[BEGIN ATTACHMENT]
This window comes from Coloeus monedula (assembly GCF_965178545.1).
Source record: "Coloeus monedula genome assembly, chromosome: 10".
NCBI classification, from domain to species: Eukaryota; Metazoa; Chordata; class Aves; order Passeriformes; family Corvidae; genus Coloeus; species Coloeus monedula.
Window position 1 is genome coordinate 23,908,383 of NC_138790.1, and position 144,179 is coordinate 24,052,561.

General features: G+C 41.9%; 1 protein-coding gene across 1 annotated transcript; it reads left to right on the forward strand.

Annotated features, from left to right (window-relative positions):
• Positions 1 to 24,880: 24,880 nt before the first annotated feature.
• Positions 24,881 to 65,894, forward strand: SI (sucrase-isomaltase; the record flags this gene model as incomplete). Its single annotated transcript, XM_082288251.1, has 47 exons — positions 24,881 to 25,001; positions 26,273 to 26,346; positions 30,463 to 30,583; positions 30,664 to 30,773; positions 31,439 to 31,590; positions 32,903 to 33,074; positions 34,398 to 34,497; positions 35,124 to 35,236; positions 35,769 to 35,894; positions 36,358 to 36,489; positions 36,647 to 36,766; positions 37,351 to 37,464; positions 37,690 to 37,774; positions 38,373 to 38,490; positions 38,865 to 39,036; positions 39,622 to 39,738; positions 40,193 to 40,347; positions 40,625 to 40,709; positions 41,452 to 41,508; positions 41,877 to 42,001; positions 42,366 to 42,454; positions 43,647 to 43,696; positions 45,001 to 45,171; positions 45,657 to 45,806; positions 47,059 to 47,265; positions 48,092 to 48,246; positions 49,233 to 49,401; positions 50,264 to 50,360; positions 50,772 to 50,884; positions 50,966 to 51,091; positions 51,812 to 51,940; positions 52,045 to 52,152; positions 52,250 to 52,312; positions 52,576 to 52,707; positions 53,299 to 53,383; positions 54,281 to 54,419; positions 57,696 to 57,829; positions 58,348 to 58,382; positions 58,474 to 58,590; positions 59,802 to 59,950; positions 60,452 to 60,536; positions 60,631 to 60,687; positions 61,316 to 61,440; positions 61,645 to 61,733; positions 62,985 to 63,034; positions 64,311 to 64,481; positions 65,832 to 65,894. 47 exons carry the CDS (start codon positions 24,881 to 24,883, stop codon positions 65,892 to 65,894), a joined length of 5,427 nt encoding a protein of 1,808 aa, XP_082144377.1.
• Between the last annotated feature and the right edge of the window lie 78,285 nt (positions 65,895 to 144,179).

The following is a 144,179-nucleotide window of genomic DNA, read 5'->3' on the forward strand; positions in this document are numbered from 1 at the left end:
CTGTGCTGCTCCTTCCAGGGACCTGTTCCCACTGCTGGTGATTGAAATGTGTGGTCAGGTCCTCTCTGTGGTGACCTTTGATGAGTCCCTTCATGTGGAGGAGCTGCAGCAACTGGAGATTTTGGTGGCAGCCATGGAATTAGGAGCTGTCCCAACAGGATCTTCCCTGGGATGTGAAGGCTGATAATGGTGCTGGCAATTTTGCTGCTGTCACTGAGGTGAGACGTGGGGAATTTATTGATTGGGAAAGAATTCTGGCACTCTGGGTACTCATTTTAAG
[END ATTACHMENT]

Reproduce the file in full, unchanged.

This window comes from Coloeus monedula (assembly GCF_965178545.1).
Source record: "Coloeus monedula genome assembly, chromosome: 10".
NCBI classification, from domain to species: Eukaryota; Metazoa; Chordata; class Aves; order Passeriformes; family Corvidae; genus Coloeus; species Coloeus monedula.
Window position 1 is genome coordinate 23,908,383 of NC_138790.1, and position 144,179 is coordinate 24,052,561.

General features: G+C 41.9%; 1 protein-coding gene across 1 annotated transcript; it reads left to right on the forward strand.

Annotated features, from left to right (window-relative positions):
• Positions 1 to 24,880: 24,880 nt before the first annotated feature.
• Positions 24,881 to 65,894, forward strand: SI (sucrase-isomaltase; the record flags this gene model as incomplete). Its single annotated transcript, XM_082288251.1, has 47 exons — positions 24,881 to 25,001; positions 26,273 to 26,346; positions 30,463 to 30,583; positions 30,664 to 30,773; positions 31,439 to 31,590; positions 32,903 to 33,074; positions 34,398 to 34,497; positions 35,124 to 35,236; positions 35,769 to 35,894; positions 36,358 to 36,489; positions 36,647 to 36,766; positions 37,351 to 37,464; positions 37,690 to 37,774; positions 38,373 to 38,490; positions 38,865 to 39,036; positions 39,622 to 39,738; positions 40,193 to 40,347; positions 40,625 to 40,709; positions 41,452 to 41,508; positions 41,877 to 42,001; positions 42,366 to 42,454; positions 43,647 to 43,696; positions 45,001 to 45,171; positions 45,657 to 45,806; positions 47,059 to 47,265; positions 48,092 to 48,246; positions 49,233 to 49,401; positions 50,264 to 50,360; positions 50,772 to 50,884; positions 50,966 to 51,091; positions 51,812 to 51,940; positions 52,045 to 52,152; positions 52,250 to 52,312; positions 52,576 to 52,707; positions 53,299 to 53,383; positions 54,281 to 54,419; positions 57,696 to 57,829; positions 58,348 to 58,382; positions 58,474 to 58,590; positions 59,802 to 59,950; positions 60,452 to 60,536; positions 60,631 to 60,687; positions 61,316 to 61,440; positions 61,645 to 61,733; positions 62,985 to 63,034; positions 64,311 to 64,481; positions 65,832 to 65,894. 47 exons carry the CDS (start codon positions 24,881 to 24,883, stop codon positions 65,892 to 65,894), a joined length of 5,427 nt encoding a protein of 1,808 aa, XP_082144377.1.
• Between the last annotated feature and the right edge of the window lie 78,285 nt (positions 65,895 to 144,179).

The following is a 144,179-nucleotide window of genomic DNA, read 5'->3' on the forward strand; positions in this document are numbered from 1 at the left end:
CTGTGCTGCTCCTTCCAGGGACCTGTTCCCACTGCTGGTGATTGAAATGTGTGGTCAGGTCCTCTCTGTGGTGACCTTTGATGAGTCCCTTCATGTGGAGGAGCTGCAGCAACTGGAGATTTTGGTGGCAGCCATGGAATTAGGAGCTGTCCCAACAGGATCTTCCCTGGGATGTGAAGGCTGATAATGGTGCTGGCAATTTTGCTGCTGTCACTGAGGTGAGACGTGGGGAATTTATTGATTGGGAAAGAATTCTGGCACTCTGGGTACTCATTTTAAG